Over the past 15 years, some hospitals have made an effort to reduce the risk of birth injuries. While these safety initiatives may help families at hospitals who implement them, they are not uniformly adopted and far too many families suffer the tragic consequences of unavoidable medical errors. At Wattel & York, our Phoenix birth injury lawyers know all too well how the consequences of preventable medical mistakes can lead to a lifetime of hardship for families. Reduction of the birth injury rate is certainly a laudable goal, but it’s cold comfort for the children who have suffered birth injuries due to medical malpractice.

The legal team at Wattel & York has made it our life’s work to empower victims of medical malpractice by providing comprehensive counsel regarding legal options and recourse.


Public Citizen, a national nonprofit watchdog organization that is dedicated to promoting consumer rights, recently released a new report on trends in birth injury rates throughout the U.S. Among its findings, the report noted that not only is the U.S. one of only a few countries worldwide with a rising maternal mortality rate, America has an infant mortality rate that is nearly double that of France, Italy, and Spain. Out of the four million babies born each year in the U.S., about 25,000 die before their first birthday.

Previous reports from various independent bodies have focused on the significant roles of inconsistent quality of care and inconsistent “obstetric care practice patterns across hospitals.” These studies spurred the implementation of improved obstetrical care systems in many U.S. hospitals over the past 15 years. These practices include encouraging employees to verbalize concerns about unsafe situations, abiding by “bundles” of essential practices that are implemented with high-risk situations, and reducing medically unnecessary C-section deliveries.

Public Citizen polled four major healthcare organizations to evaluate the success of these initiatives, including Hospital Corporation of America (HCA), which runs the single largest obstetrical system in the U.S. All of these healthcare systems reported promising reductions in birth injury rates.

Unfortunately, these improvements are not consistent across all hospitals in the U.S., given that they are not mandatory and not all hospitals have implemented these new systems. According to Public Citizen, “indications that methods with demonstrated records of success have not been comprehensively implemented suggest that otherwise avoidable tragic events are likely continuing to occur at non-adopting hospitals.”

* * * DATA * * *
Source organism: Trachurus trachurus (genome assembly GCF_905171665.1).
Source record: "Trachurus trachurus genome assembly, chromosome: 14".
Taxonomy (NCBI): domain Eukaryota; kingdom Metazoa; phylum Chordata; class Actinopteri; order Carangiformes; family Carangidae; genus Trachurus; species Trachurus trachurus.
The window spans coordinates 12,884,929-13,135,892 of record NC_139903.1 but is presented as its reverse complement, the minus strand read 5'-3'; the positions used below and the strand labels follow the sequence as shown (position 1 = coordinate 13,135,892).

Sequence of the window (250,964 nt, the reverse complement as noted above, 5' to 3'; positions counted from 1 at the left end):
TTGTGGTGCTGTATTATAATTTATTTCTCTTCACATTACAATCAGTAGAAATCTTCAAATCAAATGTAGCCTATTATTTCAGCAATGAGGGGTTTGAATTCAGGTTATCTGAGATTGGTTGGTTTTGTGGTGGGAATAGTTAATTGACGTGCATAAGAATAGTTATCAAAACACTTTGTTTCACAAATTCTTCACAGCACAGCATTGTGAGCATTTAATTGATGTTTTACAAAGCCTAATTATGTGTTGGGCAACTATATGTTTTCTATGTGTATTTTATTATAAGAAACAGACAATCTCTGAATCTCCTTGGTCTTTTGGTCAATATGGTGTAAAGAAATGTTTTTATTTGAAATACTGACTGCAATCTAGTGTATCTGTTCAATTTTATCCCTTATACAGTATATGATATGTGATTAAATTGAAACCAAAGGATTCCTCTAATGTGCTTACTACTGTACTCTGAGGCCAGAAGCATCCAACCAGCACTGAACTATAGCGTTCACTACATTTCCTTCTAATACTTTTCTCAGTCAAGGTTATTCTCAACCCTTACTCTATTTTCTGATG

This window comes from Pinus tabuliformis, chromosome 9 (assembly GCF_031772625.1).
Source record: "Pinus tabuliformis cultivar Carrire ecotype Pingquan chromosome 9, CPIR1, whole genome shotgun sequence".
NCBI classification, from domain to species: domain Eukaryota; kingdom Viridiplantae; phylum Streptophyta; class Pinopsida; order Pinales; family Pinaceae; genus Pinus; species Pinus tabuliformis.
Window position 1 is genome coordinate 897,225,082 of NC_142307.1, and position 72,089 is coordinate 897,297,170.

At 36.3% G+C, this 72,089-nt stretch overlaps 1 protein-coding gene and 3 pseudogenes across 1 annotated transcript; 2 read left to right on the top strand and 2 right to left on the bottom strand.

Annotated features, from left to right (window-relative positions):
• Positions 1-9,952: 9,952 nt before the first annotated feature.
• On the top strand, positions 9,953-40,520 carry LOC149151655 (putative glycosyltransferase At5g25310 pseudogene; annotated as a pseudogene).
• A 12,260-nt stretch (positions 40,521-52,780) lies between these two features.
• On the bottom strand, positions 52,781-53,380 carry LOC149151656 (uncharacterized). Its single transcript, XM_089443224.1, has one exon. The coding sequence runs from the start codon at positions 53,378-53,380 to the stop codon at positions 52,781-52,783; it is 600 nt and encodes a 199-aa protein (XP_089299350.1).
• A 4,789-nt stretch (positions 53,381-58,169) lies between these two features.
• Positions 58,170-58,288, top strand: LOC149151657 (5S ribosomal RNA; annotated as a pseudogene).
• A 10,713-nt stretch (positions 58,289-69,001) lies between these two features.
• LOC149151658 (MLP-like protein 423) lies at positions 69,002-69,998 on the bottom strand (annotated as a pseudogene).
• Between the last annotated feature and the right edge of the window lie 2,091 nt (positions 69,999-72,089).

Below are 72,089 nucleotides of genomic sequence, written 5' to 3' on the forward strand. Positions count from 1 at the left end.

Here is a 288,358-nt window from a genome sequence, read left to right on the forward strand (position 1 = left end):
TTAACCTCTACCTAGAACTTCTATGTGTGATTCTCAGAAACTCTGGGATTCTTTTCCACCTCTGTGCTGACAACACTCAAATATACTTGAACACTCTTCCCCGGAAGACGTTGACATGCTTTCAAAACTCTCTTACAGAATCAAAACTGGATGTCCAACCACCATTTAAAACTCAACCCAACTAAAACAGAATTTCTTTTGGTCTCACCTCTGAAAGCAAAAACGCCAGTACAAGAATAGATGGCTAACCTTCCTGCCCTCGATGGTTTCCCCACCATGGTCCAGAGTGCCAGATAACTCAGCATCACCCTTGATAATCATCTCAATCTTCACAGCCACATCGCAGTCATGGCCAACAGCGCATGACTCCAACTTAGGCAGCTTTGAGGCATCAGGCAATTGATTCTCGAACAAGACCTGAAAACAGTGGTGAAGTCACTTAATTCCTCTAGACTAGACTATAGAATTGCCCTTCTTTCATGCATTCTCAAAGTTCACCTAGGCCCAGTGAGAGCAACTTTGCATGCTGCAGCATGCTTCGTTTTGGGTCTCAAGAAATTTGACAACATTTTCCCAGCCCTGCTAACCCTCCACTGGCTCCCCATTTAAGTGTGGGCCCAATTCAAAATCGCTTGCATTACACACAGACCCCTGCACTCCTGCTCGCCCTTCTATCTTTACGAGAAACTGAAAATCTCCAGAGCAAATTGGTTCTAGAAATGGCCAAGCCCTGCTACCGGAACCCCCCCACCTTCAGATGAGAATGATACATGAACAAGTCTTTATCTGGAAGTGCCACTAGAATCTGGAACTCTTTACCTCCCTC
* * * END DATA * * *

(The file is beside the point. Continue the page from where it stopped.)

In support of this suggestion, the Public Citizen report notes that obstetric outcomes vary widely among hospitals in the U.S., even after factoring in such considerations as demographics and other issues that are beyond the power of healthcare providers’ ability to control. The frequency of C-section deliveries is one rate with surprisingly disparate outcomes. In 2009, C-section rates for low-risk pregnancies “varied fifteenfold from provider to provider.”

Some healthcare experts have suggested that there is a dearth of adequate guidance for acceptable practices for obstetricians to turn to, which can lend itself to unfavorable outcomes for mother and child. As one healthcare expert told Public Citizen, “The obstetrics profession has traditionally favored ‘purposefully ambiguous guidelines to assist in legal defenses of medical malpractice cases in which judgment played a key role.’”

In part, birth injury rates in Arizona and throughout the country may be so variable due to the diverse capacities of healthcare systems. Rural areas in particular may have difficulty adopting uniform safety practices because of inadequate resources. To combat this and save children from suffering lifelong disabilities due to medical errors, the American Congress of Obstetricians and Gynecologists (ACOG) has advocated the importance of improving referral networks, which would enable more patients to gain access to the resources they need for favorable outcomes.

Other experts who lent their opinions to the Public Citizen report have noted that not all quality control measures require extensive resources. In fact, some have charged that changing hospital culture toward safety improvements could do much to protect expectant mothers and infants. In the meantime, families who have been victimized by preventable medical errors may still turn to birth injury lawyers for legal options.


Victims of medical malpractice can stand up to injustice with the help of the legal team at Wattel & York. We’ll put our extensive resources to work for your family to demand that those responsible for your child’s birth injuries are held accountable for their negligence. Families throughout Arizona, including those in Yuma, Tucson, Glendale, Chandler and Phoenix can contact our medical malpractice lawyers at 1-877-225-5562 to schedule a free, confidential case review.

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